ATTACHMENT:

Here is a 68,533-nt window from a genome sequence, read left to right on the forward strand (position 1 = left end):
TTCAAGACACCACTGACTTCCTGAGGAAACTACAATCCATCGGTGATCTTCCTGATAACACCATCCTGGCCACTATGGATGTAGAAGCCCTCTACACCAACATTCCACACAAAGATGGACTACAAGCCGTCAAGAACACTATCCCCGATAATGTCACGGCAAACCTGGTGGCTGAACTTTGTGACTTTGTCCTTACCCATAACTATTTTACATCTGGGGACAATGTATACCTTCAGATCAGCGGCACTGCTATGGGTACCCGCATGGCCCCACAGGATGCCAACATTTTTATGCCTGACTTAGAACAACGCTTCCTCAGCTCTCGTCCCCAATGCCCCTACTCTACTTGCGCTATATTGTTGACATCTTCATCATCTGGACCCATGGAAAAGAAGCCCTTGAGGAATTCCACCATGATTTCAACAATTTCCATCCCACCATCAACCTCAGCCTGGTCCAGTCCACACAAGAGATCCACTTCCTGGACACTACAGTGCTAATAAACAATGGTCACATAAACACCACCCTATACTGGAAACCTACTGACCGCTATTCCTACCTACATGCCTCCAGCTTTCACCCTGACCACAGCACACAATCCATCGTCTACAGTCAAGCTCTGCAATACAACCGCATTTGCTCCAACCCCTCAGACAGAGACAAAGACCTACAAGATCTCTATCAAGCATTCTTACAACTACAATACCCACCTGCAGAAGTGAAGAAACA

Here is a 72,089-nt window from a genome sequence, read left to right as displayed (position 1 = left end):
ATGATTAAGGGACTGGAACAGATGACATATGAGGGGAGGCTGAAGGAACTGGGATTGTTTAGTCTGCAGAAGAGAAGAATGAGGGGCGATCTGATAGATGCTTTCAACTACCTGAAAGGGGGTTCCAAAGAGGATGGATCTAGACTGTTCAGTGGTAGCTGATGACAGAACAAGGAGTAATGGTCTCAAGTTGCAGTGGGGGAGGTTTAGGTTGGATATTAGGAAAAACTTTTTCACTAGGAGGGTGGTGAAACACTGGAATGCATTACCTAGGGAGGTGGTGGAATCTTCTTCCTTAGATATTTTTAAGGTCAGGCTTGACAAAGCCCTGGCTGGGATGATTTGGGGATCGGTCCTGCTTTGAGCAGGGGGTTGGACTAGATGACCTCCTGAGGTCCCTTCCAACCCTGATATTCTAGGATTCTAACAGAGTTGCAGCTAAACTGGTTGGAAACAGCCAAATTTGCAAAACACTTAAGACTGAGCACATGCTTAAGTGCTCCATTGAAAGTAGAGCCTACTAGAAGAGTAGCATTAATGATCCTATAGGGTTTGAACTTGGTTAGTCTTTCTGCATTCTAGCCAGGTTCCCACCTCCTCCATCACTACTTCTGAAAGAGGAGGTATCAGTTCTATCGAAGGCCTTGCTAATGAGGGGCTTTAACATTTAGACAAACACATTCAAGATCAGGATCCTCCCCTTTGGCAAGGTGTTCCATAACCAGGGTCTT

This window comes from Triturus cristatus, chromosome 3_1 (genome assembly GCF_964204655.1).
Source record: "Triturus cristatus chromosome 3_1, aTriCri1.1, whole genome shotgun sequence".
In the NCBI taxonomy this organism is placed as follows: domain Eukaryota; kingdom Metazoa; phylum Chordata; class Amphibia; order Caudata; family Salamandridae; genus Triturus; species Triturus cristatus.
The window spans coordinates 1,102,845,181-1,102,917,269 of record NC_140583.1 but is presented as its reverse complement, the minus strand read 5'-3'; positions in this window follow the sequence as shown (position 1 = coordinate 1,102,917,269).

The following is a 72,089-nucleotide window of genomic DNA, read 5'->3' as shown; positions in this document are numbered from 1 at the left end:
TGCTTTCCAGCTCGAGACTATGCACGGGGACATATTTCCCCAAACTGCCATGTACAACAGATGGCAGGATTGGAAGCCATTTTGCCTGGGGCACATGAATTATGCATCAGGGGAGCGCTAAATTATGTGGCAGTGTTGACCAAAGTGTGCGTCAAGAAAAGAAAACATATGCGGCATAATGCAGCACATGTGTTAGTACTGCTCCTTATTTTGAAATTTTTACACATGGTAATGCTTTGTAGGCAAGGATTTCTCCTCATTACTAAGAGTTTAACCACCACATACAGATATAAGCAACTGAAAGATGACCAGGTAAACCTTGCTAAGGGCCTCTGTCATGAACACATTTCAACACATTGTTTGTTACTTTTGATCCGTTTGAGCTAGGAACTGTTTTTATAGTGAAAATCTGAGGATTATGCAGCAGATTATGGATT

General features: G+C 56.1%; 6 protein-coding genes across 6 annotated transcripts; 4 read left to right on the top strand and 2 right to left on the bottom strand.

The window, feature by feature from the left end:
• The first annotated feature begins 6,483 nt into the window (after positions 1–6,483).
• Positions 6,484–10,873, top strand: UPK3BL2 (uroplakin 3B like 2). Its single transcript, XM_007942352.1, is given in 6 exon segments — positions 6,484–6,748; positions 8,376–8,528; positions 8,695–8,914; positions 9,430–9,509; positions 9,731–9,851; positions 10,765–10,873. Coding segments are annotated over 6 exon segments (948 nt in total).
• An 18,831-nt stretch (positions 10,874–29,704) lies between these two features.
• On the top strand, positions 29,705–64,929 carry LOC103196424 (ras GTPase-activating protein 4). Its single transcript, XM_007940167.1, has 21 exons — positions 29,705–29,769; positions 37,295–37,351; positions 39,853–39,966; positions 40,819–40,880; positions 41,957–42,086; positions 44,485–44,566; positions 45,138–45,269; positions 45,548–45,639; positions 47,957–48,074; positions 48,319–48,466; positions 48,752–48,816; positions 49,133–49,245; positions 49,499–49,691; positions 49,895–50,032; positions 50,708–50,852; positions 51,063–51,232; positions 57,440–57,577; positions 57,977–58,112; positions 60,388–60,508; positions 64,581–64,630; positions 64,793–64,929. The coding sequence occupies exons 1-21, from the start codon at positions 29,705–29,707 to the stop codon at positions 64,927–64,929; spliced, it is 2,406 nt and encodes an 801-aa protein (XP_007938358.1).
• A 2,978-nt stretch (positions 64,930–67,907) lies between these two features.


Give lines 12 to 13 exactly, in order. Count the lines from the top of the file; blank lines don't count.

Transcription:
The window, feature by feature from the left end:
• The first annotated feature begins 6,483 nt into the window (after positions 1–6,483).